Once you have a sharply defined goal and you have overcome resistance at a task level, the final step is to create a routine that will allow maximum effectiveness with the Magnetic Memory Method.
Creating a Routine Allows You to Create
“Discipline allows magic. To be a writer is to be the very best of assassins. You do not sit down and write every day to force the Muse to show up. You get into the habit of writing every day so that when she shows up, you have the maximum chance of catching her.” ― Lili St. Crow.
“You try to sit down at approximately the same time every day. This is how you train your unconscious to kick in for you creatively.” ― Anne Lamott.
One important aspect of memory palaces is the creation of associated imagery. If you want to fill a memory palace you need to create and be creative. You need to take an abstract word, sentence or formula and create an associated image that you can use to recall the idea later.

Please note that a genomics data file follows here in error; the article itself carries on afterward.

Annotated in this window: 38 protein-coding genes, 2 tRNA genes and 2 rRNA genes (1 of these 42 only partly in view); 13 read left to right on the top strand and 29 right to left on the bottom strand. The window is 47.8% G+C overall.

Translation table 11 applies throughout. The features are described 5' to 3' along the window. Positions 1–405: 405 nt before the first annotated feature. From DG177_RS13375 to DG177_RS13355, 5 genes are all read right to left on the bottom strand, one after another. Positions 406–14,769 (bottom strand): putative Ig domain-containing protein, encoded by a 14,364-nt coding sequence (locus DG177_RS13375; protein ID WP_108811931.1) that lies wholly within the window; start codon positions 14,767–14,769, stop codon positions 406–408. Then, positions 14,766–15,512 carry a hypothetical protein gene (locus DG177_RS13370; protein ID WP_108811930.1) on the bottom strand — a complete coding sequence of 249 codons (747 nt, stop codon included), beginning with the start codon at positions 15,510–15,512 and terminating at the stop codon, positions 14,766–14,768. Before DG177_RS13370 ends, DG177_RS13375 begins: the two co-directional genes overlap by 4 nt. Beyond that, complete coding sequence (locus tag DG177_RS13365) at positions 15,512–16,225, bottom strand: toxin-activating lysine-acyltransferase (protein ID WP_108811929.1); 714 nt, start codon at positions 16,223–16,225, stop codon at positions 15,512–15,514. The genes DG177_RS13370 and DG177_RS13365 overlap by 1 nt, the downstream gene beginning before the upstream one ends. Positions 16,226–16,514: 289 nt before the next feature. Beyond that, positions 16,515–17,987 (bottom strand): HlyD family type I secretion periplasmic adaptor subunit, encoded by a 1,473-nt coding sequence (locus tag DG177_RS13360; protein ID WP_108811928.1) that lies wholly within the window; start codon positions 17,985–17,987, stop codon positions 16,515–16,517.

Said in another way, if you want to be more effective with memory palaces you need to improve your creative muscle.
How To Be More Creative
How then can you be more creative?
If I said the key to creativity is routine there would be artists all over that would cringe at the suggestion. Creativity is about spontaneity. It’s about moments of inspiration that can’t be bottled. And these types of moments come when we least expect them, right? At least that what I used to think.
What do Steve Jobs, Barack Obama, Albert Einstein and Mark Zuckerberg all have in common? They all wore the same clothes every day. Steve Jobs is famous for his black turtle neck and blue jeans. Barack Obama has said that he simply either wears a grey suit or a blue suit. Zuckerberg rocks a black hoodie. And Einstein was known for wearing a similar grey suit every single day.
Why do they limit their wardrobes? They all choose to wear the same clothes everyday because of a concept called decision fatigue.